It’s been a busy few days for Labor – first announcing a net $8.9 billion in budget savings over four years on Friday, then additional spending of $2 billion on hospitals on Saturday, and $250 million to restore CSIRO funding on Sunday.
Labor is refusing to ‘hypothecate’ saved money, in the way the Coalition did when it linked its now-abandoned GP co-payment to funding a medical research fund.
On the Labor side, new ‘saves’ and ‘spends’ are not linked, and as such we will not know the full impact on the budget bottom line until all its policies have been announced.
What we do know is that the budget will be further in the red under Labor than the Coalition. Shadow Treasurer Chris Bowen told us so, a move some commentators said was a big mistake.
Economist Leith van Onselen, for example, wrote that “Labor has been bloody stupid handing the Government the free kick of running higher deficits in the short term”.
Well, yes and no. Yes, because the voting public generally misunderstands the relationship between budget deficits and economic growth. And no, because Mr Bowen and Opposition Leader Bill Shorten still have time to explain why they aren’t cutting harder.
The deficit myth
‘Debt and deficit’ has become a national obsession – an unhealthy obsession because the amount we worry about the ‘national credit card’ is way out of proportion to its real importance.
The Department of Treasury’s own analysis is cautious, but a million miles from the ‘budget emergency’ rhetoric we heard from Tony Abbott and Joe Hockey in 2013.
It noted in this year’s budget that: “Australia has a relatively strong fiscal position by international standards … debt levels are not an immediate concern given historically low interest rates and a growing economy.
“But should Australia experience a significant negative economic shock or increased interest rates or debt levels rise above current projections over the medium term, the debt burden will impose an increasingly significant cost on the fiscal and economic outlook.”
The debt Mr Abbott complained of in 2013 was 12 per cent of GDP in net terms. It is now 17 per cent of GDP, but by Treasury’s own admission it is not yet imposing a “significant cost” on the economy.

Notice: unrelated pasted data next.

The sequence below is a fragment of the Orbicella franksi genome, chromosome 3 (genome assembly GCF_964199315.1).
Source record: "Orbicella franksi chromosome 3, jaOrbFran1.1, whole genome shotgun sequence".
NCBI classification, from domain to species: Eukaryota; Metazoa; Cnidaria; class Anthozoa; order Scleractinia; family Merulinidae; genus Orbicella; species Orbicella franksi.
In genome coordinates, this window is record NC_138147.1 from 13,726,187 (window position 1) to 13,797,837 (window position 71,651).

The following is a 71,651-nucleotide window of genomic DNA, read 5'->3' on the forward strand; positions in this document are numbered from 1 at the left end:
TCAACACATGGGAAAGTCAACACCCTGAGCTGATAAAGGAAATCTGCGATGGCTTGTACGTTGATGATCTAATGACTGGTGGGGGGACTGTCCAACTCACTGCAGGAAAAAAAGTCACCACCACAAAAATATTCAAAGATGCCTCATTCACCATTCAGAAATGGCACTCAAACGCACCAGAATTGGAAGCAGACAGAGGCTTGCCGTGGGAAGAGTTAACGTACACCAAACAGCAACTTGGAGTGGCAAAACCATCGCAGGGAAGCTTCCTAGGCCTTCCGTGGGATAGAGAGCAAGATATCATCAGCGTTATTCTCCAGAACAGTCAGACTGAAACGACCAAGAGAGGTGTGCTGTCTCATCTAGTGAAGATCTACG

Growth is the problem
The years ahead will not be pretty from a debt perspective. Both Labor and the Coalition, working from the same Treasury forecasts, have four years of deficits planned before a return to surplus.
But as the Moody’s credit-rating agency said recently, both sides are using over-optimistic numbers: “The adjustment to an environment of lower commodity prices is still underway and will continue to weigh on corporate profitability and wage growth. As a result, improvements in the government’s revenues may be somewhat more muted than currently budgeted.”
And that is the point. The main concern for managing the Australian economy at present should be protecting economic growth, not avoiding a bit more debt.
To see why, you only need look at the extraordinary hit to government tax receipts that occurred during the GFC years (see chart below).
From the last year of the Howard government to the low-point of tax receipts in 2010, total government revenue fell four percentage points of GDP.
Put another way, if the Labor government had kept the tax-take at the same level as the Howard government, it would have had $46 billion more to spend, or rather not have to borrow.
The reason it didn’t was because growth was substantially hit by the GFC, which in turn hit company tax and capital gains tax receipts.
What makes that slice of history relevant today, is the effect budget changes can have on consumer confidence, business activity, profits, wage growth and ultimately tax receipts.
If consumer confidence is crushed again, as it was after the horror budget of 2014, more businesses will postpone investment decisions and consumers will postpone buying decisions.
And look what we’re up against already in 2017 – more job losses in auto manufacturing and mining, tumbling terms of trade and a dollar that could be headed for 40 US cents, record private debts, and falling commodity prices blowing a hole in government revenues.
So while running up yet more national debt is not desirable, the next couple of years will be the textbook time for counter-cyclical public spending.
On the Labor side that would be more nurses and doctors in hospitals, or CSIRO’s one-in-five sacked scientists back in their jobs. On the Coalition side, it would be the early stage jobs of the Turnbull government’s $50 billion subs building program.
Labor is being rubbished for saying that it will borrow more and spend more over the next four years than the Coalition.
But what that criticism fails to understand is that cost-cutting that hits consumer confidence, in 2017 of all years, could be the straw that breaks the nation’s back.
If that happens, the loss of tax revenue, and the hole it blows in the federal tax receipts, really would create a budget emergency.